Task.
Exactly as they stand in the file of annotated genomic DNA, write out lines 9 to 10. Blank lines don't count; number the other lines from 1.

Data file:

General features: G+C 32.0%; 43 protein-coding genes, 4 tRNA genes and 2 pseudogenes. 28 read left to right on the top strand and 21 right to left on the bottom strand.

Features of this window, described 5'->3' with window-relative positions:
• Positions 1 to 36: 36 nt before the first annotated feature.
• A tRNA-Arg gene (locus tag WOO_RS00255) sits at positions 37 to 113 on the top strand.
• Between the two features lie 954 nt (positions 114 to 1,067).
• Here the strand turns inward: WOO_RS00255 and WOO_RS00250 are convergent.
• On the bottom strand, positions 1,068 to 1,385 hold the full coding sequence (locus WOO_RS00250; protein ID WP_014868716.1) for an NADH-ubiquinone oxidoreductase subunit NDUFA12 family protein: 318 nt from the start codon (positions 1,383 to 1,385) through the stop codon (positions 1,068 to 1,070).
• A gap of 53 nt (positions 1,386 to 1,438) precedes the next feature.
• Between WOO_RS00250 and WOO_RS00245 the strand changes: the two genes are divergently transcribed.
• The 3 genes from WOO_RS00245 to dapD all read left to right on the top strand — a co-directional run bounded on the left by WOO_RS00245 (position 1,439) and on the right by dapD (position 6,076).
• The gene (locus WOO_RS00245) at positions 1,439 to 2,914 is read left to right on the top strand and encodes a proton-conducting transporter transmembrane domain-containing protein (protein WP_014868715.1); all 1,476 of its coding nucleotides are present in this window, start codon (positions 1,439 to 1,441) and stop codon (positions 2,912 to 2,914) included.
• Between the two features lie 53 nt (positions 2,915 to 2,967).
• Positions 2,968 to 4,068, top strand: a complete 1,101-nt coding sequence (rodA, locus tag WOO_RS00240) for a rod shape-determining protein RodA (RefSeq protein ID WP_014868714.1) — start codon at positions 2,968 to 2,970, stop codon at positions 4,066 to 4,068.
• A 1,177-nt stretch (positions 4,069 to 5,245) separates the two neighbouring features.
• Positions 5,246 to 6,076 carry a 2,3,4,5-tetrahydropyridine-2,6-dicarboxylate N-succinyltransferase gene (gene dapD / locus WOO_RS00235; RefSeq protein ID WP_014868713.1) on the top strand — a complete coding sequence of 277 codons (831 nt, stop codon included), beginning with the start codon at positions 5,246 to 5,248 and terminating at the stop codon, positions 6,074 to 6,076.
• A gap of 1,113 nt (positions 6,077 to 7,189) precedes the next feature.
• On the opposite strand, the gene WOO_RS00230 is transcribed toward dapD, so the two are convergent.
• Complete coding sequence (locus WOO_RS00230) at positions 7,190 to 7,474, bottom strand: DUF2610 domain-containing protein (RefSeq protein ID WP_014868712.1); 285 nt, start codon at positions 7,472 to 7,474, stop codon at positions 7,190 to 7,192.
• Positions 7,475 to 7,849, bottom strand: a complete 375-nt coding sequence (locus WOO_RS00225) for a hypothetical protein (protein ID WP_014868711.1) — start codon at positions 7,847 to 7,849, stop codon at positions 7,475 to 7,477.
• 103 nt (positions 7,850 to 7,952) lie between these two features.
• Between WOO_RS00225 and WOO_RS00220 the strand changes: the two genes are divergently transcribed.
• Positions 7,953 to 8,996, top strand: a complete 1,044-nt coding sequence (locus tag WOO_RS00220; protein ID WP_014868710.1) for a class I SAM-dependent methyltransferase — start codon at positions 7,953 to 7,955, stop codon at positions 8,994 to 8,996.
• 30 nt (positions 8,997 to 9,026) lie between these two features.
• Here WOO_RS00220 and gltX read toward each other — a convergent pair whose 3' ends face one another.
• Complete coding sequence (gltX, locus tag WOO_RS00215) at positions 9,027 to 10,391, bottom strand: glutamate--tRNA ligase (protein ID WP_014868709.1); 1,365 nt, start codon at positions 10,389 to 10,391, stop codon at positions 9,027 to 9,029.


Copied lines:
• Between WOO_RS00250 and WOO_RS00245 the strand changes: the two genes are divergently transcribed.
• The 3 genes from WOO_RS00245 to dapD all read left to right on the top strand — a co-directional run bounded on the left by WOO_RS00245 (position 1,439) and on the right by dapD (position 6,076).